NEWS & NOTES FROM SCHOOLS & COLLEGESand adults to submit artistic interpretations ofthe mission and work of the College of HHP.Winners in two categories (high school andadult), judged for artistic merit and accuracyin reflecting the HHP mission, will be eligiblefor monetary prizes.Winning entries will bedisplayed during a Leadership Forum.Leadership ForumThanks to the generous sponsorship of theECU BB&T Leadership Center, Don Edwards,University Book Exchange Owner and President,and Jimmy Creech, President of Industrial& Construction Enterprises, Inc., a HHPCentennial Leadership Forum will be held inGreenville on Feb. 22, 2008.The Forum willrecognize individuals who have significantlycontributed to the disciplines that comprise theCollege and will provide a unique opportunityfor students to interact with leaders.Centennial BookletHHP will also mark the ECU Centennial withthe production of a booklet that chroniclesour history, highlighting significant people andevents from our inception to our current statusas one of the leading Colleges of Health andHuman Performance in the country.The bookletwill underscore the pride we all have in theaccomplishments of the college and the contributionsit has made to our past and presentstudents and to the health and well-being andquality of life in our region, state, and beyond.Chancellor Jenkins withthe 1976 gridiron Pirates.By telling the story of East Carolina, it describesthe history of eastern North Carolina aswell. You’ll find articles about beloved footballcoach Clarence Stasavich, stories such as why adorm carries the name of Inglis Fletcher, andeven tales of Blackbeard the Pirate. There’s anoral history by Leo Jenkins, ECU’s chancellorand champion from 1960-1978.Joyner Library protects this information andmakes sure it is easily available, believing thatpreserving the past leads to a stronger future.It also contains narratives from earlygraduates, which were collected by MaryJo Bratton. Never before has history beenso close at hand. During the university’s2007 Centennial Celebrations, exhibitsand informational displays were a frequentsight, with much of the informationtaken from the library’s archives.English program that invites studentsto dig into a personal research topic.These novice researchers start witha real historical item selected fromJoyner Library’s Special Collectionor North Carolina Collection. Forsome, it’s an artifact such as a turnof-the-centurycalendar. For others,its an early map, a slave narrative, ornewspaper article from Colonial days.They investigate the item, searching forhistorical information that can explainits historical significance.For student Daniel J. Fussell III, an old photographinspired a project that would change hislife. Searching the library’s archives, he discovereda 1976 photo of his own father and unclestanding with a tractor at his family’s farm,Duplin Winery in Rose Hill, NC The photoshows an ordinary bucket fixed to the tractor’sgrill, which was used to hold the grapes asthey were harvested by hand. His father laterexplained that in those days, wine farming wasUniversity Archives opensa window on ECU past andpresentBy Marion Blackburn, Photo from UniversityArchivesThe visitor wore a taffeta dress with graceand style — a gown she made herself — andconfessed that when flying, her biggest fear wasaccidentally toppling the gelatin salad balancedin her lap. The year was 1937 and the visitorwas Amelia Earhart. Those who attended herECU presentation scrimped to come up withthe 40-cent admission fee, but weren’t disappointed.They say she was inspiring, charming,and gracious.Memories of her visit and other university milestonescan be easily found in Joyner Library’sUniversity Archives. This nexus of originaldocuments, photographs and records offers anunparalleled glimpse into ECU’s culture, past,and present.16 | Winter 2007Generous sections of the archives areavailable at the Joyner Library web site.Visitors can even hear Dr. Jenkins tell thestory of the university’s earliest days, thestruggles to desegregate, and the establishmentof the ECU School of Medicine in the 1970s.Yearbooks, university meetings, and officialdocuments from the chancellor’s office are all onfile. If you ever completed a thesis or dissertationat ECU, your work can be found here, too.Making sure these precious records are safe, organizedand available is a mission for this libraryservice that honors the past in the present.Uncorking history — todiscover our pastBy Marion Blackburn, Photo by Bill BuntingImagine searching for clues to an originalmystery, uncovering forgotten details about yourown family or hometown. Through a specialpartnership, Joyner Library is working with anDaniel J. Fussell III athis family’s winery.not industrialized, and he often had to improvise.He also used a washing machine motor tocrush the grapes. Fussell, who still works in thewinery every summer, understands how far winemaking has come since that photo was taken.With a deeper appreciation of his family story,he found a new passion: history. He abandonedplans to become a doctor and started down anew path as a history major, which, he says, maylead to a career in law, politics or even underwaterarchaeology.His exceptional work won him the 2006 W.Keats Sparrow Award, which each year recognizesan English 1200 student for excellence inresearch and writing. The award is sponsoredby Friends of Joyner Library and is named inhonor of Dr. W. Keats Sparrow, dean emeritusof the Thomas Harriot College of Arts andSciences.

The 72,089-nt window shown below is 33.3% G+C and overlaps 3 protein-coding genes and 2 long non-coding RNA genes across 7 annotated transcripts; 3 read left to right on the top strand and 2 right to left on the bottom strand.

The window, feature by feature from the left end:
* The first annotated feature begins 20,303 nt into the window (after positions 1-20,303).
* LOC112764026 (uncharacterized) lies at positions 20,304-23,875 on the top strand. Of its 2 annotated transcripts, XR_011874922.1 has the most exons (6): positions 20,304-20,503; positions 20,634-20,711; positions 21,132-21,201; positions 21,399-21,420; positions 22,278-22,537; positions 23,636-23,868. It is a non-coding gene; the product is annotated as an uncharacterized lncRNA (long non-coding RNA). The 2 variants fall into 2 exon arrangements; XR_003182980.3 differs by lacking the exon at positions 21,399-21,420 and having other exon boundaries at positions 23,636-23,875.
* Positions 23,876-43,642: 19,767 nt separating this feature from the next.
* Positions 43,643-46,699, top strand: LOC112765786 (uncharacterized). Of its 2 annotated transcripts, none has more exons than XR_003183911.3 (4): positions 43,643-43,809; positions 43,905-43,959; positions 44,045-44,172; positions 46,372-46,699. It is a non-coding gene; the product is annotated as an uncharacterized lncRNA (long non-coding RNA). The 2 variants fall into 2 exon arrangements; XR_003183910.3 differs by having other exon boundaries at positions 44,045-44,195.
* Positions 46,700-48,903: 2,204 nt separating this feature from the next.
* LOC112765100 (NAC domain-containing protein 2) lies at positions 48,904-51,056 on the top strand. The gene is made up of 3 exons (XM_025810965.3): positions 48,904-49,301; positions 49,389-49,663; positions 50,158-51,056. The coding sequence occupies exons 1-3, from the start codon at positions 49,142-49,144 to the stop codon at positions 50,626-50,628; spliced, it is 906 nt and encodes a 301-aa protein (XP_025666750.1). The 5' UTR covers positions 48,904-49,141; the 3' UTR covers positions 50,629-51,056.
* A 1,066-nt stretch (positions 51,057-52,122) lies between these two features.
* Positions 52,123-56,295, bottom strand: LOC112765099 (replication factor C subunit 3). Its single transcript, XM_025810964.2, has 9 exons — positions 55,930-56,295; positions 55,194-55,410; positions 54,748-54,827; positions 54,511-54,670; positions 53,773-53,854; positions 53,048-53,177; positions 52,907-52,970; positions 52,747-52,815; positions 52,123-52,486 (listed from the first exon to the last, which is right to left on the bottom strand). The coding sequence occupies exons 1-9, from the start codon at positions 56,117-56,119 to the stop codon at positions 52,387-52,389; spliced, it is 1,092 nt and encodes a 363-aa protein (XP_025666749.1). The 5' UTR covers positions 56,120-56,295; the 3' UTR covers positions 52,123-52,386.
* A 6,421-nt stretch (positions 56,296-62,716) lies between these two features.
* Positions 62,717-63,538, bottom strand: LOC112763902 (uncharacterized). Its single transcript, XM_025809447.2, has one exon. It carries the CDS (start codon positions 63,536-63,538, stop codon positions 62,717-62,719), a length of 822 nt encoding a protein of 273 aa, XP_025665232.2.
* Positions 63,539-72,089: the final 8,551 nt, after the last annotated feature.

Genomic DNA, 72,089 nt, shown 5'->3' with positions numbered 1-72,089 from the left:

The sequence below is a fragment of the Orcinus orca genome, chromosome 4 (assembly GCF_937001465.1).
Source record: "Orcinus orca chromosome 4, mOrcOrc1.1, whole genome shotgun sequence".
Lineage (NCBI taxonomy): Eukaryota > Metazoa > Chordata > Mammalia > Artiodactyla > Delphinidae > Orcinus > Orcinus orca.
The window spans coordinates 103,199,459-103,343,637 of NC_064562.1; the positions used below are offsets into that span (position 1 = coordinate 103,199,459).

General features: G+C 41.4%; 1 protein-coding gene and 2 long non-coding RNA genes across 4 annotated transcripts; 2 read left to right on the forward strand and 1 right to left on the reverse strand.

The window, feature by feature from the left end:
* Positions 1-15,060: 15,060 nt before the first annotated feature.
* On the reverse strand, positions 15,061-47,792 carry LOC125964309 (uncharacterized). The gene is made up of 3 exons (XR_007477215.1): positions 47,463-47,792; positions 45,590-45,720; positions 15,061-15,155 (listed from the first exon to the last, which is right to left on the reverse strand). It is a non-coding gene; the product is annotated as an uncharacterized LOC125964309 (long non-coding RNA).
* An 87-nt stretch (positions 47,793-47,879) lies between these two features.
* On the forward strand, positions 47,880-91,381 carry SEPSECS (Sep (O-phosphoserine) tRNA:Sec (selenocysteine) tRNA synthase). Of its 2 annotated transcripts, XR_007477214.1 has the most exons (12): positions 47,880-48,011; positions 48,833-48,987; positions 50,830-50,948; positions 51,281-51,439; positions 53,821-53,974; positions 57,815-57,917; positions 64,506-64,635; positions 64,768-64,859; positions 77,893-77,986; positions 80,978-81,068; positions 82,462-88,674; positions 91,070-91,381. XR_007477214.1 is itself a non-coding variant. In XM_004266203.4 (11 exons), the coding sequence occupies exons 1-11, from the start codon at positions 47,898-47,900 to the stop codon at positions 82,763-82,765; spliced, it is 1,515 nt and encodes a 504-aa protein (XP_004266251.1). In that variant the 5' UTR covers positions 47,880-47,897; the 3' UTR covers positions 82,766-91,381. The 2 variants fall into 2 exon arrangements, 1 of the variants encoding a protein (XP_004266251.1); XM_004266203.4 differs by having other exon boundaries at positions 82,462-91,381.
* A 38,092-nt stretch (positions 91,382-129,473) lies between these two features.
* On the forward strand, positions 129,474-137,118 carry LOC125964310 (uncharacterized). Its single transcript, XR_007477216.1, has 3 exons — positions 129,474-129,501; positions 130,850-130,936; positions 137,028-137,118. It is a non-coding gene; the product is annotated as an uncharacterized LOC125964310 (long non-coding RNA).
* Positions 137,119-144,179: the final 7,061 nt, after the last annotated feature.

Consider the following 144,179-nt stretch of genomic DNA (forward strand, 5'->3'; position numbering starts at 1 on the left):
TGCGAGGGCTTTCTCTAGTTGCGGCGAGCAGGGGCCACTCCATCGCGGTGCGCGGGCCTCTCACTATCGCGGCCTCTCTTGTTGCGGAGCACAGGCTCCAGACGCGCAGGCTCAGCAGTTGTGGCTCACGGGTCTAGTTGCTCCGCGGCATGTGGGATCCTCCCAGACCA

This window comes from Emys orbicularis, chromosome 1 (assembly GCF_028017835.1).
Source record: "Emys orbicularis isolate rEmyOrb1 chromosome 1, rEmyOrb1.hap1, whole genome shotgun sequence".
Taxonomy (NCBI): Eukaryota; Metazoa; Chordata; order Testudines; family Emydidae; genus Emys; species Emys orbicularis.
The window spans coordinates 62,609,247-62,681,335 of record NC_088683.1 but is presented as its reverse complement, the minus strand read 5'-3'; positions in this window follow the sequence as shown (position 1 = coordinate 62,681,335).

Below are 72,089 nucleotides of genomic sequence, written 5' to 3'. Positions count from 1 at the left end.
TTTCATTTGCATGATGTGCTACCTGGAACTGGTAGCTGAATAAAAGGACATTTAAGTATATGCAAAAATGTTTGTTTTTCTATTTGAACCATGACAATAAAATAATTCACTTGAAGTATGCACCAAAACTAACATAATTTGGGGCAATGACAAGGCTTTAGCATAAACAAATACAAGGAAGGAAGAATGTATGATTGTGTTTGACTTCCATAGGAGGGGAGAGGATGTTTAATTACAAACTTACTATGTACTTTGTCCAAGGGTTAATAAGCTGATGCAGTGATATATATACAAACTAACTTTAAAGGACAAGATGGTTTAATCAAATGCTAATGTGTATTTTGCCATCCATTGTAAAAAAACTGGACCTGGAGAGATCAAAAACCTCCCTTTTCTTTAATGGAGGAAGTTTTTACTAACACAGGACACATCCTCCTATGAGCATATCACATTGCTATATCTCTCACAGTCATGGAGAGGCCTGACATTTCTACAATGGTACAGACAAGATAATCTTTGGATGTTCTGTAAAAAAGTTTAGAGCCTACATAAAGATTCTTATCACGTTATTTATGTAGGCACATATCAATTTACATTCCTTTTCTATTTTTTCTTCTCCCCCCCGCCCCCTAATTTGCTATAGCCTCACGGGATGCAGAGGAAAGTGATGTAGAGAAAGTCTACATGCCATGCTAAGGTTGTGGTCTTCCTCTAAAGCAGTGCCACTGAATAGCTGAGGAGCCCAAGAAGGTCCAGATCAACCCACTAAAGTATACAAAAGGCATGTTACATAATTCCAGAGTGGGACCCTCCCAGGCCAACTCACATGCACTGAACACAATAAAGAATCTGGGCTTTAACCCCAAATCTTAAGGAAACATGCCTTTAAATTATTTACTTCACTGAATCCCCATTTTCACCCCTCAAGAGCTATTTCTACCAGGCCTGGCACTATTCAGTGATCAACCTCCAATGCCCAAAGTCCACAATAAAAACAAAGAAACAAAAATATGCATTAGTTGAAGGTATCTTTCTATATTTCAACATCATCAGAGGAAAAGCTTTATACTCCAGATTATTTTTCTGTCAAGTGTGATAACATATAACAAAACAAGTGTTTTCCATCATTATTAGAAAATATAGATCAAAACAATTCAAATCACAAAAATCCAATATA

Remember how Joyner Library supplied you with resources to enhance yourlearning? We couldn’t have done it without alumni support.Electronic Journals • Special Collections • Instruction • Teaching Resources • Technology • People“As an undergraduate student, and later asa law student, I frequently visited JoynerLibrary. I still do most of my legal research oncampus, and I particularly enjoy having accessto periodicals and newspapers from acrossthe State. Joyner is an incredible resource tocitizens throughout our region.”—Phil Dixon, ‘71Proud ECU Alumnus andlaw partner at Dixon, Conner, Allen & GarciaProviding Opportunities for Education ThroughInnovative Resources, Information and Reference.We are J.Y. Joyner Library.find it @J.Y. JOYNER LIBRARYJoyner Library relieson Your Support toprovide and power theresources and servicesit offers to students,faculty and community.Last year more than 625,000 individuals relied on Joyner Libraryresources and services for assistance in their studies. Fromelectronic resources to special collections and inviting facilities,alumni like yourself have made all of this possible so thattomorrow starts here for our students.Joyner Library provides ECU Alumni access to:• Our Web site where you can search the library catalog andobtain reference assistance by e-mail or instant messenger• An extensive variety of electronic journals and databases(more than 42,000) on a variety of subjects• More than 1.3 million volumes (just apply for a Courtesy Cardin order to borrow materials)• A comfortable and welcoming environment that offersseating, study space, innovative technology and even a café• Our rich special collections and university archivesContact us today to learn more about giving opportunities andhow you can become a supporter of Joyner Library.252.328.6514 | adamscy@ecu.edu | http://www.lib.ecu.eduServire | 17